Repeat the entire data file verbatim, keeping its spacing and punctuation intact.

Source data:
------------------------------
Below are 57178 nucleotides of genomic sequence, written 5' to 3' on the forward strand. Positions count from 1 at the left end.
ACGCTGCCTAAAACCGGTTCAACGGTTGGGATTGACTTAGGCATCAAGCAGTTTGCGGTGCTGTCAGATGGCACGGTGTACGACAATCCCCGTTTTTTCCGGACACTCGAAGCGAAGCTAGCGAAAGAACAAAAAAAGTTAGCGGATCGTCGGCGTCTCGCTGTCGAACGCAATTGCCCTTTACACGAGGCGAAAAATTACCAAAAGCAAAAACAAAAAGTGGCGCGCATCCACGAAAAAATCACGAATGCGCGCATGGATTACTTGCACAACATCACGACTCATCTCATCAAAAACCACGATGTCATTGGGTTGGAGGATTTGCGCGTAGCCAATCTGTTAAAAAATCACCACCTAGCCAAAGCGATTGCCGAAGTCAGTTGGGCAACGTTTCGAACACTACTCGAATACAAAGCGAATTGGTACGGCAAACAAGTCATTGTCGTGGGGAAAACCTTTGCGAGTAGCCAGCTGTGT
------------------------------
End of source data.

Below are 57178 nucleotides of genomic sequence, written 5' to 3' on the forward strand. Positions count from 1 at the left end.
ACGCTGCCTAAAACCGGTTCAACGGTTGGGATTGACTTAGGCATCAAGCAGTTTGCGGTGCTGTCAGATGGCACGGTGTACGACAATCCCCGTTTTTTCCGGACACTCGAAGCGAAGCTAGCGAAAGAACAAAAAAAGTTAGCGGATCGTCGGCGTCTCGCTGTCGAACGCAATTGCCCTTTACACGAGGCGAAAAATTACCAAAAGCAAAAACAAAAAGTGGCGCGCATCCACGAAAAAATCACGAATGCGCGCATGGATTACTTGCACAACATCACGACTCATCTCATCAAAAACCACGATGTCATTGGGTTGGAGGATTTGCGCGTAGCCAATCTGTTAAAAAATCACCACCTAGCCAAAGCGATTGCCGAAGTCAGTTGGGCAACGTTTCGAACACTACTCGAATACAAAGCGAATTGGTACGGCAAACAAGTCATTGTCGTGGGGAAAACCTTTGCGAGTAGCCAGCTGTGT